The Kenya Medical Supplies Authority (Kemsa) is once again in the limelight after governors claimed it is taking too long to deliver vital drugs to the counties.
Last week, governors Jackson Mandago (Uasin Gishu) and John Lonyangapuo (West Pokot) accused the agency of creating unnecessary delays, adding that it needed to improve service delivery.
The governors were speaking in Nairobi during the signing of a Universal Health Coverage (UHC) partnership between the Ministry of Health and five counties.
Earlier, Nandi Governor Stephen Sang had said Kemsa lacked the capacity to supply all procured medicine to the 47 counties even when the devolved regions did not owe the agency any money.
“Kemsa must stock all the drugs and ensure that the orders are available within a week or two instead of taking more than two months. This will lessen patients’ suffering,” said Mr Sang.
Prof Lonyangapuo said MPs urgently needed to empower Kemsa to enable it to meet demand. He added that there was a time he had to camp in Nairobi for two days to wait for supplies even though the county had paid for them.
Mr Mandago said where the payment was delayed, the problem often arose after the National Treasury failed to disburse funds in time.
Kemsa CEO Jonah Manjari, however, said they had taken measures to step up deliveries across the country.
Dr Manjari said they had entered a partnership with the Postal Corporation of Kenya (PCK) to supply essential medical products countrywide. The deal, he said, was worth Sh120 million a year.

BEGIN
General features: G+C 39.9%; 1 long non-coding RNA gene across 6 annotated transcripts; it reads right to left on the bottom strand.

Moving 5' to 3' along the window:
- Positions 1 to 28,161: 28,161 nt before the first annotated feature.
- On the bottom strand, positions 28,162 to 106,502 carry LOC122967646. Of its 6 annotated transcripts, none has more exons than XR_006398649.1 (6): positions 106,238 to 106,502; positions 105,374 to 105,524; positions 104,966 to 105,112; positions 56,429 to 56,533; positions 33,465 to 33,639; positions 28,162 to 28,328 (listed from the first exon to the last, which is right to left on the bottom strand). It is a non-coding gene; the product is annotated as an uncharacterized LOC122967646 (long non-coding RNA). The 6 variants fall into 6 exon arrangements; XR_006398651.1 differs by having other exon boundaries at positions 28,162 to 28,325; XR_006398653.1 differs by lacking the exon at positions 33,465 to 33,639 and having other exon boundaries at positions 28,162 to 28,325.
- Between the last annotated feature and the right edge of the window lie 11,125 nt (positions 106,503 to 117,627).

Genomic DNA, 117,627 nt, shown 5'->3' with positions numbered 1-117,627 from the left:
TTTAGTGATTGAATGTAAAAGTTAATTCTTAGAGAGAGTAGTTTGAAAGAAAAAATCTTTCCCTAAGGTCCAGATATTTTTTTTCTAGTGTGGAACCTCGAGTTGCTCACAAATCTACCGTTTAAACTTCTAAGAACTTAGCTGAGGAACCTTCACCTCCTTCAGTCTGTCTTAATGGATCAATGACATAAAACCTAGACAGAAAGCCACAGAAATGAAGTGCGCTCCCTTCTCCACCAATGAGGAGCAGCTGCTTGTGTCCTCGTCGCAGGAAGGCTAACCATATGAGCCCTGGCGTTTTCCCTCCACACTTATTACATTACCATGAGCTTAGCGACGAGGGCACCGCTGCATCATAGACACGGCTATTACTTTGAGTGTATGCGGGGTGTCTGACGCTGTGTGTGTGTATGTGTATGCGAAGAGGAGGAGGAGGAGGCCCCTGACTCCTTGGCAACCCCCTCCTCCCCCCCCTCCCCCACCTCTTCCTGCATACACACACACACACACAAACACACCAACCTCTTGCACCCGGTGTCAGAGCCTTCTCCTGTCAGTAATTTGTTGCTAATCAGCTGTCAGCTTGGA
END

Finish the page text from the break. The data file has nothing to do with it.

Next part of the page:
“We have no doubt about PCK’s capacity because it commands a large fleet of vehicles, motorcycles and strategic warehouses in each region. This makes it easier for the authority to deliver essential healthcare products to the last mile,” he said.
Manjari also urged counties to stick to the drugs list issued by the Ministry of Health.
Last year, Parliament gave Kemsa the monopoly to be the sole supplier of drugs to health facilities in the counties, a move that appeared to rub governors the wrong way.
The order, in effect, denied the county bosses the opportunity to get into the procurement of medical supplies, which is perceived by many to be a lucrative venture.
But even as the battle rages over control of the Sh100 medical supplies deal, some stakeholders in the health sector have leaped to Kemsa’s defence.
Murang’a Woman MP Sabina Chege, who chairs the National Assembly’s Health Committee, said they passed the law to protect citizens “who had been left at the mercy of cartels in the medicine business.”
“When there was freedom by counties to procure drugs, most of them stopped buying from Kemsa. After pulling back, they refused to pay the debts they owed the authority. The situation also saw an influx of counterfeit and sub-standard drugs into the market,” said Ms Chege.
The Woman Rep argued that individual suppliers lacked the capacity Kemsa had to procure medical supplies in bulk and ensure quality.
The authority, she added, would ensure fairness in pricing, getting the right drugs and delivering the required medicines to the appropriate hospitals.
“In health, there are many cartels and briefcase suppliers who we are trying to stop. We must succeed because the only way we shall achieve universal health coverage is by ensuring the supply of quality medicine and access to medical care.”
Chege said she hoped for the day private pharmacies would be driven out of business for government facilities to provide all the drugs citizens needed.
“We are not trying to stop people from doing business, but health is such an important aspect of a nation that it cannot be left in the hands of a few unscrupulous people,” she said.
Kenya Medical Practitioners and Dentists Union Secretary-General Ouma Oluga said he believed Kemsa’s ability to buy drugs in bulk gave it the edge over other suppliers.
“Looking at the whole supply chain and economies of scale, Kemsa has the benefit of lowering costs of medication and ensuring quality in a country where 30 per cent of medicines are fake,” said Dr Oluga.